Do you have a child obsessed with YOUR smartphone? It really is a modern parenting dilemma these days. Sometimes letting your child play with your cell phone can be helpful- you can keep your child occupied when waiting at the doctor’s office or even while giving them medications, or capture that memorable moment with the on board camera (or maybe not if they won’t let you take the phone to take that photo!) Some days though, your child’s love (or obsession) over the cell phone can be the cause of lengthy temper tantrums!
With modern technology such a vital part of our everyday lives it can be hard to shield our young children from it all. The reality is this is the world they are growing up in and who knows where technology will be when they are older! We had a great question posted in our Facebook group and wanted to share it here as it was a great example of a modern parenting dilemma.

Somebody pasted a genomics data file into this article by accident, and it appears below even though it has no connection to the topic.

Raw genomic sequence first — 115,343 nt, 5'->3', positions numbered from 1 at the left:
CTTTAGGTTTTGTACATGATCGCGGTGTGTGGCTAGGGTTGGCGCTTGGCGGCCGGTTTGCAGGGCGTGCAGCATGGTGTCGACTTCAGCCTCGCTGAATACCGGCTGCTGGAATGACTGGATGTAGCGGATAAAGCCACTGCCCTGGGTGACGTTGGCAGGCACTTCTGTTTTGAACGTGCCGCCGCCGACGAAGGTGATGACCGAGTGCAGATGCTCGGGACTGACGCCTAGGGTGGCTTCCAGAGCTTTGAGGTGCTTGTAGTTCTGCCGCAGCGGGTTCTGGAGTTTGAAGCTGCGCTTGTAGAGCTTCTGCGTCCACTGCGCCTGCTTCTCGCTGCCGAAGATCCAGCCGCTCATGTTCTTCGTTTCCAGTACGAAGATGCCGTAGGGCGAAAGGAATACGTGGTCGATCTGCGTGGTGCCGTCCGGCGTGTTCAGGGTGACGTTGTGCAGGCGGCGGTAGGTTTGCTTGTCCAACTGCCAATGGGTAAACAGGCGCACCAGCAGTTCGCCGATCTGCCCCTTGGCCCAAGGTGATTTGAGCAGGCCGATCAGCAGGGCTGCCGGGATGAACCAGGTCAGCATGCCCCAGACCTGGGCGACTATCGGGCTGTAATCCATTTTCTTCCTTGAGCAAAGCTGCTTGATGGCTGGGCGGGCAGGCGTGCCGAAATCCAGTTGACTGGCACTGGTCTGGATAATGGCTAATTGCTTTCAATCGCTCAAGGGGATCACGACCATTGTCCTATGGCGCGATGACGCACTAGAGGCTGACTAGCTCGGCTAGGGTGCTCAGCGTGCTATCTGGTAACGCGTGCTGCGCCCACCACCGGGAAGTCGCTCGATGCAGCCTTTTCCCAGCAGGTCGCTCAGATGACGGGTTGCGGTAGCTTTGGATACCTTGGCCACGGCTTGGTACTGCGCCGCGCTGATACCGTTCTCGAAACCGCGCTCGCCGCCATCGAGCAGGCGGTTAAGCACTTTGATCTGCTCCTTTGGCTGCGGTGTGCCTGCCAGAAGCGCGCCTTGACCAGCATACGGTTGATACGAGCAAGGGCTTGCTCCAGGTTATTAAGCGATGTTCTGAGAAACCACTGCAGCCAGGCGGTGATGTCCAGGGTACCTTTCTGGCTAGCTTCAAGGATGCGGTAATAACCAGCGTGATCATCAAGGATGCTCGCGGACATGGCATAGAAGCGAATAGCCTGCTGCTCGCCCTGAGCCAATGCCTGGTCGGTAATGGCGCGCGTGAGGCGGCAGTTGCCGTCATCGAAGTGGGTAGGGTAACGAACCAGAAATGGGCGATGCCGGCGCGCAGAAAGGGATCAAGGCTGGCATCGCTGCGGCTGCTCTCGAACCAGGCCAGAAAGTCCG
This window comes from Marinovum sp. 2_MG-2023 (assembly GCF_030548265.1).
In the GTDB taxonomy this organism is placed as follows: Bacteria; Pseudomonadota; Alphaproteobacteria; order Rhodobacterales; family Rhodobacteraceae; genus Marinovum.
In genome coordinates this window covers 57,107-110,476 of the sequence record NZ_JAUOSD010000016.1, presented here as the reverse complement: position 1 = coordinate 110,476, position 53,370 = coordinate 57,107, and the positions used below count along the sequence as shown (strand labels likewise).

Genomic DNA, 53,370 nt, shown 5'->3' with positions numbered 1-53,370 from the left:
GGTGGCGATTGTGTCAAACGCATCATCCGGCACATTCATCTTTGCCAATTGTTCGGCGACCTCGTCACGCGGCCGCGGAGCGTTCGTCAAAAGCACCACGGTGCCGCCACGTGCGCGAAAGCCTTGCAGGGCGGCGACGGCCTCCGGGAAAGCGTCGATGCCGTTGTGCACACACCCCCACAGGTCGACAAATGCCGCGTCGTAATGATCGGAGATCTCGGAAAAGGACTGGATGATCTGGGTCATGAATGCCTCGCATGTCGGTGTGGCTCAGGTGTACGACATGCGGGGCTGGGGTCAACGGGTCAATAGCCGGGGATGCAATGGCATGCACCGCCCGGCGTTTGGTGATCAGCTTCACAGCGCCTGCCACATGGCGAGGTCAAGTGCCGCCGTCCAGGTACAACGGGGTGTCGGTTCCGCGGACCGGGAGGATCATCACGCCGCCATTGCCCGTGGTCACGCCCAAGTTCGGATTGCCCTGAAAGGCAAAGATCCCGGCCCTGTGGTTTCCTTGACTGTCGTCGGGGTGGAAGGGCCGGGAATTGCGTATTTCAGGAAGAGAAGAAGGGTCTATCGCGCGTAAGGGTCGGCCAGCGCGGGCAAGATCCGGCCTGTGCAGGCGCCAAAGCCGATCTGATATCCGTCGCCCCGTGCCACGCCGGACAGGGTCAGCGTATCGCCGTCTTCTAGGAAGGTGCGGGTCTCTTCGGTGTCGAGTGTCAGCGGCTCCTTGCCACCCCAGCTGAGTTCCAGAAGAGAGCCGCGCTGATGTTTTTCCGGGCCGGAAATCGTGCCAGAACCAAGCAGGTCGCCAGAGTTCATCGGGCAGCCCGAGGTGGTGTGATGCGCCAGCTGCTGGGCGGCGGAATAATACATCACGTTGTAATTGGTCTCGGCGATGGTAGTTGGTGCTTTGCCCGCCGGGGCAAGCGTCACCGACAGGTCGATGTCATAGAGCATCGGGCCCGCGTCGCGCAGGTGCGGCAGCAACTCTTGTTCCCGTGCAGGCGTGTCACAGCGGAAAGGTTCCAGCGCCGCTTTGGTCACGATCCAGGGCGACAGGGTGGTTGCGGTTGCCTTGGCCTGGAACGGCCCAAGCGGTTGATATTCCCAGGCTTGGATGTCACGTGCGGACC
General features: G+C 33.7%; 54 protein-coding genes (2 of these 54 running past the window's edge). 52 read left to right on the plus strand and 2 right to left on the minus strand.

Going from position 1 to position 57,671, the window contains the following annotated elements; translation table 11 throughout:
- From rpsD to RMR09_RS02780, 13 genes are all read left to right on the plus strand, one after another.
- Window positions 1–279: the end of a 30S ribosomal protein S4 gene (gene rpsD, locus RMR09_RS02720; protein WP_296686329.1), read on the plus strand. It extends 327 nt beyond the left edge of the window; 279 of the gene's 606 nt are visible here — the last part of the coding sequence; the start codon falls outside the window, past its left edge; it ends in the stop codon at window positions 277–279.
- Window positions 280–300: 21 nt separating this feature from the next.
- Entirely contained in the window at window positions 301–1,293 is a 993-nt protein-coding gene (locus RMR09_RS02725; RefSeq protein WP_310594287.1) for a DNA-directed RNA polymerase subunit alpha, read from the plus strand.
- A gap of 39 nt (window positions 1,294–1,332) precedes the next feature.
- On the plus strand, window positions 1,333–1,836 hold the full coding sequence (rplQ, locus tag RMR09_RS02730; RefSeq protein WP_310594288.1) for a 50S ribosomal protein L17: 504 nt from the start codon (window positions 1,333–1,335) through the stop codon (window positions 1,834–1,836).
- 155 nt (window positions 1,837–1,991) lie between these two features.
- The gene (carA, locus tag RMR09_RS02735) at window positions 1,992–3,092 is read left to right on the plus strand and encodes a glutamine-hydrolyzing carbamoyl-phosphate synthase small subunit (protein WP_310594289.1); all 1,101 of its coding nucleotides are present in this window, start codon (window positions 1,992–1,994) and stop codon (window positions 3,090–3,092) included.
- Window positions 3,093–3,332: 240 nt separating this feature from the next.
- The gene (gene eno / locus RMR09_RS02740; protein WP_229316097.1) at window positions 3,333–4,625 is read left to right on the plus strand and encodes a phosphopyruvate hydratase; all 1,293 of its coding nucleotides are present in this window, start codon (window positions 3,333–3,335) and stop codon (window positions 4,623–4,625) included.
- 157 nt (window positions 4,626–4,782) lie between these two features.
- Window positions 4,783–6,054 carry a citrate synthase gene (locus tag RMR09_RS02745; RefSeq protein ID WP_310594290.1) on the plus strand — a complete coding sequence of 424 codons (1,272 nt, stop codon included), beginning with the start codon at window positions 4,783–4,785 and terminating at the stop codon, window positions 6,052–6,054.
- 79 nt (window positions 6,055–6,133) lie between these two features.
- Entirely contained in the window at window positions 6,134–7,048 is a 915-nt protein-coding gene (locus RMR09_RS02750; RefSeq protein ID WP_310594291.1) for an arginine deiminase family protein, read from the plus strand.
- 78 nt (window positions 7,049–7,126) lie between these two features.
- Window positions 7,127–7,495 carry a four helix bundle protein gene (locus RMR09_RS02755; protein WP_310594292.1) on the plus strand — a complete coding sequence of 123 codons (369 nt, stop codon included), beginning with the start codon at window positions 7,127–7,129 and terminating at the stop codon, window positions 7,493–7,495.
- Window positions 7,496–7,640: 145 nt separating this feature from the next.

Does this sound familiar? “How do you Moms deal with your cell phone and your little ones? My son is 2 years old and every time he sees my phone he has a tantrum to have it. I am not always on my phone and I really try to limit my use of it in his presence, but it is also my telephone so I do get calls, or need to make calls, once in a while. I do use my phone to take photos. That is actually the main issue. He knows that there are photos on my phone (I made the “mistake” of letting him look at them a few times before) but now, he always wants to have it, and honestly, my phone is something that I consider personal, and that I use for work, so I don’t necessarily feel comfortable for him to “play” with it. I also know that I can’t hide it from him because it will be part of his generation for sure. I also made the “mistake” of using my phone while we get dressed and brush our teeth in the morning. At first, I was playing music on it to make the morning routine more fun, but at one point, he noticed that there were videos playing at the same time as the music, and I let him watch the video (it is children’s songs with cartoon videos). What I do not like about the videos in the morning is that he is so fixed on the screen and I am the one dressing him and brushing his teeth, while I feel that he would be very able to participate in the morning routine. But now I don’t know how to phase the telephone out.”